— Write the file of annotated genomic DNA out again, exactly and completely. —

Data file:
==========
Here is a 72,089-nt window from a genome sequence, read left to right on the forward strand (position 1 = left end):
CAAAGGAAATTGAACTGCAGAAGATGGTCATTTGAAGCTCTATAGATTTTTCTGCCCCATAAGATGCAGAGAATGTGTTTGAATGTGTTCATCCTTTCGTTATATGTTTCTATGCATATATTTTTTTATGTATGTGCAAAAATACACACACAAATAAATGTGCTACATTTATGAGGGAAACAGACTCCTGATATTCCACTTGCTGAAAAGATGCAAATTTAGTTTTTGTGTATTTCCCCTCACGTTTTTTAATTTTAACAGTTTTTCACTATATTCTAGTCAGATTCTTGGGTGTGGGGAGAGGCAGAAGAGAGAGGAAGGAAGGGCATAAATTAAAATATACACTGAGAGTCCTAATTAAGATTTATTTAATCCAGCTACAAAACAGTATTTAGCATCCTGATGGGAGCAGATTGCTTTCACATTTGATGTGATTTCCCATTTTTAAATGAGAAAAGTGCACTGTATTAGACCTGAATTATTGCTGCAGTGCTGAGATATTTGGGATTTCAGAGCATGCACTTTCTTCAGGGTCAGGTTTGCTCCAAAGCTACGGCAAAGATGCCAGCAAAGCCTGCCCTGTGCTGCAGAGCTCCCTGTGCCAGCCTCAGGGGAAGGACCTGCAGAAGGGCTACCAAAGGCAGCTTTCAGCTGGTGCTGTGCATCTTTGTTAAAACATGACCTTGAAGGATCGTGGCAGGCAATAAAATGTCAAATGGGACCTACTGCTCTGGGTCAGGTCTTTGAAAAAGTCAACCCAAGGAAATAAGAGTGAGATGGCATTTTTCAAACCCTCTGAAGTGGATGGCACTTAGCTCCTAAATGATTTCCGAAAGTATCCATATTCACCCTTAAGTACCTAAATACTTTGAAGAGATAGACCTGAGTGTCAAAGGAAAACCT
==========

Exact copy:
Here is a 72,089-nt window from a genome sequence, read left to right on the forward strand (position 1 = left end):
CAAAGGAAATTGAACTGCAGAAGATGGTCATTTGAAGCTCTATAGATTTTTCTGCCCCATAAGATGCAGAGAATGTGTTTGAATGTGTTCATCCTTTCGTTATATGTTTCTATGCATATATTTTTTTATGTATGTGCAAAAATACACACACAAATAAATGTGCTACATTTATGAGGGAAACAGACTCCTGATATTCCACTTGCTGAAAAGATGCAAATTTAGTTTTTGTGTATTTCCCCTCACGTTTTTTAATTTTAACAGTTTTTCACTATATTCTAGTCAGATTCTTGGGTGTGGGGAGAGGCAGAAGAGAGAGGAAGGAAGGGCATAAATTAAAATATACACTGAGAGTCCTAATTAAGATTTATTTAATCCAGCTACAAAACAGTATTTAGCATCCTGATGGGAGCAGATTGCTTTCACATTTGATGTGATTTCCCATTTTTAAATGAGAAAAGTGCACTGTATTAGACCTGAATTATTGCTGCAGTGCTGAGATATTTGGGATTTCAGAGCATGCACTTTCTTCAGGGTCAGGTTTGCTCCAAAGCTACGGCAAAGATGCCAGCAAAGCCTGCCCTGTGCTGCAGAGCTCCCTGTGCCAGCCTCAGGGGAAGGACCTGCAGAAGGGCTACCAAAGGCAGCTTTCAGCTGGTGCTGTGCATCTTTGTTAAAACATGACCTTGAAGGATCGTGGCAGGCAATAAAATGTCAAATGGGACCTACTGCTCTGGGTCAGGTCTTTGAAAAAGTCAACCCAAGGAAATAAGAGTGAGATGGCATTTTTCAAACCCTCTGAAGTGGATGGCACTTAGCTCCTAAATGATTTCCGAAAGTATCCATATTCACCCTTAAGTACCTAAATACTTTGAAGAGATAGACCTGAGTGTCAAAGGAAAACCT